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Hull Lofting Tutorial:

Start: 0
Set the first dxf: 1
Paste other dxf's: 2
Loft profiles: 3
Loft test: 4
Loft Better: 5
Shelling: 6
Full Length: 7
Keel, Mirror & Render: 8



The ship lines were created by Dr Allen Magnuson in Feb 2005 using Vacanti Prolines LE. The data was exported in 2D dxf format, then traced in TurboCad Pro 8.2. Hull is based on the proportions of Noah's Ark according to Genesis 6:15. Tutorial by Tim Lovett Feb 05.


STEP 6: Shelling

1. Shell test

The loft represents the planking of the hull. More specifically, the INSIDE surface (where planking meets the frames). To give the loft some thickness, the Shell command is used. Here's how;

  • Modify > Shell Solid
  • Select the loft 
  • In the Shell settings menu (bottom of TC screen), set the wall thickness to 12 inches, and pick "Shell Outwards". Then Finish.

Error Message?

Try shelling the other way (Shell Inside). In my case it worked this time, and the hull looks like this... (using Hidden Line render)

Wait a minute. Let's check the bow elevation view to see which way we really shelled...

Yes, the Shelled Loft (green) is definitely outside the loft profiles (red). This means the shell is actually outward. It is not always easy fot a computer to work out what is the inside and the outside of an object - in this case it got it round the wrong way.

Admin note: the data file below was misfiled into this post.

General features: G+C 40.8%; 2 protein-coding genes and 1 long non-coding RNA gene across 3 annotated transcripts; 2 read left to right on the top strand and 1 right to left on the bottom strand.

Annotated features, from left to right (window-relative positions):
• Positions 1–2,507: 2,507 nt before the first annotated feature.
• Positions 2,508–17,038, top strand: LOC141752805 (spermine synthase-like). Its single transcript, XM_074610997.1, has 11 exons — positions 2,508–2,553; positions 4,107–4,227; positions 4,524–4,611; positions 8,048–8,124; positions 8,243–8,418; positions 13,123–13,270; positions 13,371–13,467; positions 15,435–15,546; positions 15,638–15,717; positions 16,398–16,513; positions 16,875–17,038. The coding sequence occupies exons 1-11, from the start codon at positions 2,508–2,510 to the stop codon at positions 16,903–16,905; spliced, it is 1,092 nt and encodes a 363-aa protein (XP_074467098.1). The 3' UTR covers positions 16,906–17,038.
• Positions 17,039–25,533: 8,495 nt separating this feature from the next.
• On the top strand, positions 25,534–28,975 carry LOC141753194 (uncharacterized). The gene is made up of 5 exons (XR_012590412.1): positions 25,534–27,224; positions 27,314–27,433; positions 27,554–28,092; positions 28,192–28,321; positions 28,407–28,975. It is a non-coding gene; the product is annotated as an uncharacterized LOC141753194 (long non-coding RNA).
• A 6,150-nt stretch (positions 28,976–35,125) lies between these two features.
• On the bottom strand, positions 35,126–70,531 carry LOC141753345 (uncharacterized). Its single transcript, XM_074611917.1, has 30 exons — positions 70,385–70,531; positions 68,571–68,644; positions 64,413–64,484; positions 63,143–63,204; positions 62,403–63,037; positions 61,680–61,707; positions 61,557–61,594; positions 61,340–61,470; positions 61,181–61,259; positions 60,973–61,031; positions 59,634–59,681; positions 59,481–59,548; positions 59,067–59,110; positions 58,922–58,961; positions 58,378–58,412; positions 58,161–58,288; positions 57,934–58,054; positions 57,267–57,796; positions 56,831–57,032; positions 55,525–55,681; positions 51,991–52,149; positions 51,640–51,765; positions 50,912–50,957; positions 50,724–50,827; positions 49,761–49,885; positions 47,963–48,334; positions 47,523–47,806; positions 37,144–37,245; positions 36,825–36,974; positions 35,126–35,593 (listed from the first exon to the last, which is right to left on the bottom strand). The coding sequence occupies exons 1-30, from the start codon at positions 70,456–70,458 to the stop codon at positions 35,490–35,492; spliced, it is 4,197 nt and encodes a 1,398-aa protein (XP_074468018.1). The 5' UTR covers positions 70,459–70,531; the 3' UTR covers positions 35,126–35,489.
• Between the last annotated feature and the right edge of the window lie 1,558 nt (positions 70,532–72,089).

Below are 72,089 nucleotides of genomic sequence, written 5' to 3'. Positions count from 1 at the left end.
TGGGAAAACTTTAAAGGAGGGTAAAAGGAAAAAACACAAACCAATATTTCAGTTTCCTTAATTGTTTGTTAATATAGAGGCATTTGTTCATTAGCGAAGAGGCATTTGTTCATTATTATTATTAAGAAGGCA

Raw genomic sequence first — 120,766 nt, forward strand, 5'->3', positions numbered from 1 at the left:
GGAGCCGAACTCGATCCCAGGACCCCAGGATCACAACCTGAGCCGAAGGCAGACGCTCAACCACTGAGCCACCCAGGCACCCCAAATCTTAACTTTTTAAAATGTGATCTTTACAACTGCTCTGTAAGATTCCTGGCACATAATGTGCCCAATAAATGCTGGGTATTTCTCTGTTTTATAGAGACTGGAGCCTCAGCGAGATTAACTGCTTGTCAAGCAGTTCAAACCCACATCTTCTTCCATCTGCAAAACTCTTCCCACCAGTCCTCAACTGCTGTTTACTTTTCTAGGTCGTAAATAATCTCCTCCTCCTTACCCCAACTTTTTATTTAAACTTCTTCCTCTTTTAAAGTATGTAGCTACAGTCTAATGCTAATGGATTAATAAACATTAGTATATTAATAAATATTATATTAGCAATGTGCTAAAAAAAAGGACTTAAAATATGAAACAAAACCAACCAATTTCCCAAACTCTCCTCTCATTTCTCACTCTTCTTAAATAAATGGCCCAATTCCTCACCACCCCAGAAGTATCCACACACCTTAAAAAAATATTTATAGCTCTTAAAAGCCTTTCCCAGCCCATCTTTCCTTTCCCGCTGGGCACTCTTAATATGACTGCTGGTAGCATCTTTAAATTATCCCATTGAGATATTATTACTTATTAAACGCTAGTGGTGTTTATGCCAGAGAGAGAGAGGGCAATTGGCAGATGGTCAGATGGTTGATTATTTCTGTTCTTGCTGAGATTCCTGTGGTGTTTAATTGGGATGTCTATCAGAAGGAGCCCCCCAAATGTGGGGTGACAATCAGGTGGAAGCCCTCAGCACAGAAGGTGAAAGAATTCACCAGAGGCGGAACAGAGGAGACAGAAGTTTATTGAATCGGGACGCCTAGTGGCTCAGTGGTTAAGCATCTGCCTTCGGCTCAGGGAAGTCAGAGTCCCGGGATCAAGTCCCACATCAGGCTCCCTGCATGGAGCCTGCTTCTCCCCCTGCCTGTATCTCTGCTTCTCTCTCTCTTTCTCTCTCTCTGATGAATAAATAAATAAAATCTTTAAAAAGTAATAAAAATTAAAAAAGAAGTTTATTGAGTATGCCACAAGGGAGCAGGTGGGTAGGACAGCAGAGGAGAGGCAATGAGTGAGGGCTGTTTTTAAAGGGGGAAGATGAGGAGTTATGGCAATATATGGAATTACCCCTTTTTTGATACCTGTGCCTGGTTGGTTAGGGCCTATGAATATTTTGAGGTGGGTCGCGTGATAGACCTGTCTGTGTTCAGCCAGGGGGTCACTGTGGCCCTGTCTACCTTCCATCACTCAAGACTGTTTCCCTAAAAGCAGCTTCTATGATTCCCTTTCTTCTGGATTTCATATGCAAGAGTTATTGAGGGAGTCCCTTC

2. Repair bow details

The fact that one of the lofts didn't work is not good.  It is caused by poor loft geometry at the base of the bow. The transition from Station 1 to the bottom of the bow profile is awkward and must be tweaked to give a smooth loft. By making a thicker shell you can see what is going on. Here it is again at 24 inches thick...

This means the loft was turning inwards as it approached the stem - so station 1 must be brought inwards, or the bow pushed outwards. 

  • Tweak station 1 and/or bow profile
  • Rebuild the loft (the first 4 or 5 profiles should be an adequate test
  • Test the shell

Repeat above steps until the loft will shell correctly. The lowest portion of the stem is difficult to smooth out. Another work-around is to bring this detail inboard a little to ensure it is completely hidden inside the stem post (when it is added later). 

Tim Lovett 2005 | All Rights Reserved| http://www.worldwideflood.com